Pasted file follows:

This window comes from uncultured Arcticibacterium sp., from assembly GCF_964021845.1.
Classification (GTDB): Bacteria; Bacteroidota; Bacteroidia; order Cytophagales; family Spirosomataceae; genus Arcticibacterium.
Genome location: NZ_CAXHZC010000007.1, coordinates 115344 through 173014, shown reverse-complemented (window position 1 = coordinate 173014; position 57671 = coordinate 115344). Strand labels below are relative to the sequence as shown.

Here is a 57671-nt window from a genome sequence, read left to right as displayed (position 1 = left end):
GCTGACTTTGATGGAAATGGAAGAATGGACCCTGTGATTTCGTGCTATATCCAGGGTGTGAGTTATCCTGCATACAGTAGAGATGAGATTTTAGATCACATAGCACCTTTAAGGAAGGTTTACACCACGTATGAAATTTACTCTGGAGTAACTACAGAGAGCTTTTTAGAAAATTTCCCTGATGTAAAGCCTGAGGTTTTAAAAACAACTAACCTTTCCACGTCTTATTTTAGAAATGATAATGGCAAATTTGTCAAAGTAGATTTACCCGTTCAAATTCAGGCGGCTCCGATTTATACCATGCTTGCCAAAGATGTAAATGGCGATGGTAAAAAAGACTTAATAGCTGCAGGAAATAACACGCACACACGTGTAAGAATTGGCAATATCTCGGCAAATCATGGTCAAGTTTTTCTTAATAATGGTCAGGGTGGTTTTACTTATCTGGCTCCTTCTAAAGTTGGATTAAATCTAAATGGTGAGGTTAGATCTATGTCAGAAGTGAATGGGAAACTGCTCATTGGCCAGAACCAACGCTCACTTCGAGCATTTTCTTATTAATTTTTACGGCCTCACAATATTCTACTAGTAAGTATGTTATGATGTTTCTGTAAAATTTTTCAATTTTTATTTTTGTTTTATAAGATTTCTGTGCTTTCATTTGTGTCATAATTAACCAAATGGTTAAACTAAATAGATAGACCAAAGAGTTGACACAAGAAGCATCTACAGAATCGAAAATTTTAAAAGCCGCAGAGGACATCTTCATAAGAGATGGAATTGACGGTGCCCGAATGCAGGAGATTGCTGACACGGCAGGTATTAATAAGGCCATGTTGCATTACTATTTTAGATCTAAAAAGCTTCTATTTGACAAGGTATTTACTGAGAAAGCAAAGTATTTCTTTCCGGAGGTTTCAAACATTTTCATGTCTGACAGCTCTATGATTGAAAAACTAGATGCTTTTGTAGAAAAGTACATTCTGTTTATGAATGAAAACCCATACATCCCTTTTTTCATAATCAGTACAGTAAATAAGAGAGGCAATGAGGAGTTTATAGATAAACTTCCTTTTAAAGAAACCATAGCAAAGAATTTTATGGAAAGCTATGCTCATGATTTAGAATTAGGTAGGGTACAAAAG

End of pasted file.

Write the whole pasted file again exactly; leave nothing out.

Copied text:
This window comes from uncultured Arcticibacterium sp., from assembly GCF_964021845.1.
Classification (GTDB): Bacteria; Bacteroidota; Bacteroidia; order Cytophagales; family Spirosomataceae; genus Arcticibacterium.
Genome location: NZ_CAXHZC010000007.1, coordinates 115344 through 173014, shown reverse-complemented (window position 1 = coordinate 173014; position 57671 = coordinate 115344). Strand labels below are relative to the sequence as shown.

Here is a 57671-nt window from a genome sequence, read left to right as displayed (position 1 = left end):
GCTGACTTTGATGGAAATGGAAGAATGGACCCTGTGATTTCGTGCTATATCCAGGGTGTGAGTTATCCTGCATACAGTAGAGATGAGATTTTAGATCACATAGCACCTTTAAGGAAGGTTTACACCACGTATGAAATTTACTCTGGAGTAACTACAGAGAGCTTTTTAGAAAATTTCCCTGATGTAAAGCCTGAGGTTTTAAAAACAACTAACCTTTCCACGTCTTATTTTAGAAATGATAATGGCAAATTTGTCAAAGTAGATTTACCCGTTCAAATTCAGGCGGCTCCGATTTATACCATGCTTGCCAAAGATGTAAATGGCGATGGTAAAAAAGACTTAATAGCTGCAGGAAATAACACGCACACACGTGTAAGAATTGGCAATATCTCGGCAAATCATGGTCAAGTTTTTCTTAATAATGGTCAGGGTGGTTTTACTTATCTGGCTCCTTCTAAAGTTGGATTAAATCTAAATGGTGAGGTTAGATCTATGTCAGAAGTGAATGGGAAACTGCTCATTGGCCAGAACCAACGCTCACTTCGAGCATTTTCTTATTAATTTTTACGGCCTCACAATATTCTACTAGTAAGTATGTTATGATGTTTCTGTAAAATTTTTCAATTTTTATTTTTGTTTTATAAGATTTCTGTGCTTTCATTTGTGTCATAATTAACCAAATGGTTAAACTAAATAGATAGACCAAAGAGTTGACACAAGAAGCATCTACAGAATCGAAAATTTTAAAAGCCGCAGAGGACATCTTCATAAGAGATGGAATTGACGGTGCCCGAATGCAGGAGATTGCTGACACGGCAGGTATTAATAAGGCCATGTTGCATTACTATTTTAGATCTAAAAAGCTTCTATTTGACAAGGTATTTACTGAGAAAGCAAAGTATTTCTTTCCGGAGGTTTCAAACATTTTCATGTCTGACAGCTCTATGATTGAAAAACTAGATGCTTTTGTAGAAAAGTACATTCTGTTTATGAATGAAAACCCATACATCCCTTTTTTCATAATCAGTACAGTAAATAAGAGAGGCAATGAGGAGTTTATAGATAAACTTCCTTTTAAAGAAACCATAGCAAAGAATTTTATGGAAAGCTATGCTCATGATTTAGAATTAGGTAGGGTACAAAAG